I have been many things in my life – from fruit-picker, through postman, delivery driver, barman, professional actor, office manager, IT trainer, IT training manager and latterly, Head of Technology Assisted Learning in a global corporate. I’m currently working as a part-time Commercial Learning Consultant for the CIPD and a freelance Accreditation Mentor for the LPI, my two go-to professional bodies. I have learned, and now know, a little about a lot, and a lot about very little.
So, what do you do dear? (Describe your job to an elderly relative).
I help my colleagues at the CIPD identify what their customer’s learning needs are and then help them develop, deliver and prove the effectiveness of really good training that meets them. At the LPI, I look at client training providers’ whole business service, check that it meets the LPI standards and help them identify if there are any improvements that they could make to be even better, and help them get a nice shiny badge to prove it.
What was your favourite learning experience (Could be work, personal, school…anything is valid)? What were you trying to do? Why did it work so well for you?
Learning to swim at the age of 21, in the confluence of two rivers behind the cottage I was living in in Dumfrieshire, with the support and encouragement of my touring theater company colleagues. I had been traumatised by swimming lessons at the local baths as a child, so this was a huge achievement for me. A few years later, again with help from my work colleagues, I learned to dive in – no Tom Daly stuff, just being able to dive in from the side head-first. What a rush that was!
Enough already…What one thing do you wish people in your industry or profession would stop doing? (What gets your goat?)
Drop the patronising, dismissive and – dare I say, smug – attitude in social media to others in the industry who haven’t yet ‘got it’. They’ll get there in their own time and should be nurtured and encouraged, not sneered at.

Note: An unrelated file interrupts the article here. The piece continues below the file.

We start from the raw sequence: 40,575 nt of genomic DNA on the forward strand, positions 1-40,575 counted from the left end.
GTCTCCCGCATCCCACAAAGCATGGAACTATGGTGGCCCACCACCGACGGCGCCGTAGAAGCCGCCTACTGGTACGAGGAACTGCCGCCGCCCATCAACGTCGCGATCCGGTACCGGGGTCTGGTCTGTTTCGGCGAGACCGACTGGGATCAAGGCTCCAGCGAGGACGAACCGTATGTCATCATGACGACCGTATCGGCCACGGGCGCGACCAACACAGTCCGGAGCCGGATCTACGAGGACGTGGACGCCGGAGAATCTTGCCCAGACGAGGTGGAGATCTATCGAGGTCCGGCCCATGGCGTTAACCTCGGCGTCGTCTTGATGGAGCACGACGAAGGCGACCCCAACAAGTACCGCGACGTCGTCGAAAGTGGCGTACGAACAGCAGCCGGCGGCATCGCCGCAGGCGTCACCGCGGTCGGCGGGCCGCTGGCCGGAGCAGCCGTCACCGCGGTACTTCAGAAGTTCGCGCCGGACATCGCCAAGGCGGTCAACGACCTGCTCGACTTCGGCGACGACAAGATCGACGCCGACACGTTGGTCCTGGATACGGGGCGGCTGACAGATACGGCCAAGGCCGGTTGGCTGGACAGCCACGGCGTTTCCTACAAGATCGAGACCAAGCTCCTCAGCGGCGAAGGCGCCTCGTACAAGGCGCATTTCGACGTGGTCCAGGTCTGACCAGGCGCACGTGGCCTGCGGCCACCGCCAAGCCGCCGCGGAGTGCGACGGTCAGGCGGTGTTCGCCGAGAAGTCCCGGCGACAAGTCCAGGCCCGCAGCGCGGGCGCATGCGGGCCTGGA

Same again please…What has changed for the better in your professional world as a result of COVID working practices? Should it be retained for the future (whenever that might be and whatever it might look like)?
Generally, ‘Digital Transformation’ finally became a reality, albeit not from choice, nor initially very well done. But it became real, no longer something that could just be paid ‘lip service’ to. The resistance barrier to remote and home working – the last refuge of the micro-manager – was breached and, for those who could, the tyranny of commuting was broken. Remote and online learning broke free from the historical association with lousy eLearning. However, there is more work to do here now, in terms of reviewing and adjusting this new reality, for everyone.
For myself, I was fortunate to start work at the CIPD on the week of the first COVID lockdown and, in the last two years, have been to the office three times. I continue to work primarily from home and, enabled by good tech and good tech support, expect that to continue. Similarly, all my LPI accreditation ‘visits’ were and are being conducted online, with no dilution of communication or outcomes.
From the good old days…What do you miss most about working life from the pre-COVID world? Do you think it will return?
Not a lot. I’m very happy with my current work/life balance.
Theft is the sincerest form of flattery…Which part of which other industry or profession do you think we should learn from and adopt (or just steal)?
Theatre and television. Theatre for rehearsal and preparation, learning from each ‘performance’, then adapting & developing each subsequent ‘performance’ – a continuous learning workflow. Television for production values and attention to detail. Both disciplines focussed entirely on the end-user.
You know who would be great for this…Which famous person (live or historical) do you want to join your team and why?
Eric Morecambe. A comedy genius, who made it look effortless and spontaneous, whereas every word, gesture and step was meticulously rehearsed and perfectly delivered. I wish I had had the opportunity to meet him in person; he seemed such a nice bloke.
If only I had…What did you learn from your most recent mistake?
Don’t overthink it. It can add complication, delay and risks alienating colleagues and customers (don’t ask!).
There can be only one…Which one tool or piece of kit would you keep if you could only use one from now on?
A notepad and pens.